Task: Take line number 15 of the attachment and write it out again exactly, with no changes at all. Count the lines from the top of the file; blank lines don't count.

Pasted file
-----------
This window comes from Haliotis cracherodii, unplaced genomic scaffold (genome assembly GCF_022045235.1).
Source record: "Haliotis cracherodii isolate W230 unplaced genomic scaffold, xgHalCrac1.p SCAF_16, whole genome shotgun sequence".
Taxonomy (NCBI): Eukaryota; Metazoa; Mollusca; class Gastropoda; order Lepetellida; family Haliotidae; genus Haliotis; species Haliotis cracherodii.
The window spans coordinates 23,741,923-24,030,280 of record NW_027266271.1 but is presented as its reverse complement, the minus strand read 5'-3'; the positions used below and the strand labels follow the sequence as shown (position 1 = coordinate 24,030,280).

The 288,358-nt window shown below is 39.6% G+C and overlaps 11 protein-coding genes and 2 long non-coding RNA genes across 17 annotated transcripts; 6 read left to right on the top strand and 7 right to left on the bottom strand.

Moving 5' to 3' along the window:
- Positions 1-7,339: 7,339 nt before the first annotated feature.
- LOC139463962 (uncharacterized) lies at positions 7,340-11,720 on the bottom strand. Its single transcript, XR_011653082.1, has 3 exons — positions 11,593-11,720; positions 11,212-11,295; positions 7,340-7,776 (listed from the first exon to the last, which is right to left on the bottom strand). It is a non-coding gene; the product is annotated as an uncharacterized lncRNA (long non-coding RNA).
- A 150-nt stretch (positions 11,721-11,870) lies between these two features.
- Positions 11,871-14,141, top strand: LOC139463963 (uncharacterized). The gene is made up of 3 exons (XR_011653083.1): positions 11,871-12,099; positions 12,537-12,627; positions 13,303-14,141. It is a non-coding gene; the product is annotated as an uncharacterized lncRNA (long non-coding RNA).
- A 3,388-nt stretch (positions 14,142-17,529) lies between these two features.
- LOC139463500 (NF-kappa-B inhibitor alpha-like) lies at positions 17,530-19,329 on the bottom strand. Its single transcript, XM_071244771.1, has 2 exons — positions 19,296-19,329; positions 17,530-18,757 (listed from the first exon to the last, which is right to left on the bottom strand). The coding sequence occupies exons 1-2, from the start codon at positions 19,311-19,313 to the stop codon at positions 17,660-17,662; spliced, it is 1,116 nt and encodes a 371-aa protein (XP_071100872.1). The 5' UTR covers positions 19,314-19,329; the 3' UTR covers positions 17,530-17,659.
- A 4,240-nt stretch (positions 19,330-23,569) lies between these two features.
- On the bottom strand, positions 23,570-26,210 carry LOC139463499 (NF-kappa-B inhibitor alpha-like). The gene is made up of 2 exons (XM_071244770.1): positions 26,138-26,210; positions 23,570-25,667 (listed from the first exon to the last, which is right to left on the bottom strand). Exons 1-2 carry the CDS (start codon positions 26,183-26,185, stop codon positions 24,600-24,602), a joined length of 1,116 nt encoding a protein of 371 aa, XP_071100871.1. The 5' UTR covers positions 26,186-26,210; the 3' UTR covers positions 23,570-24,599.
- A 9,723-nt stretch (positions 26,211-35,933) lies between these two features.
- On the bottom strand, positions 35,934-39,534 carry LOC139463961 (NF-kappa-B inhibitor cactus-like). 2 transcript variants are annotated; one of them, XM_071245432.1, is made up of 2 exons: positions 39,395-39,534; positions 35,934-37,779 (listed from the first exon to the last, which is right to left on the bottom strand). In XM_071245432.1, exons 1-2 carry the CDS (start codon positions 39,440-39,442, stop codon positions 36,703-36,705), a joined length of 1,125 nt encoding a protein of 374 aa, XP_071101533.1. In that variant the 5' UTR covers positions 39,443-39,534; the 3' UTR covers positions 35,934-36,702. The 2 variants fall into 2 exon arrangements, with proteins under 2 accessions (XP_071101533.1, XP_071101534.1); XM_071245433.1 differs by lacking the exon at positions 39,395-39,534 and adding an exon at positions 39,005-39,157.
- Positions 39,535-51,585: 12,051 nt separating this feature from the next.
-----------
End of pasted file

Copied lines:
- A 9,723-nt stretch (positions 26,211-35,933) lies between these two features.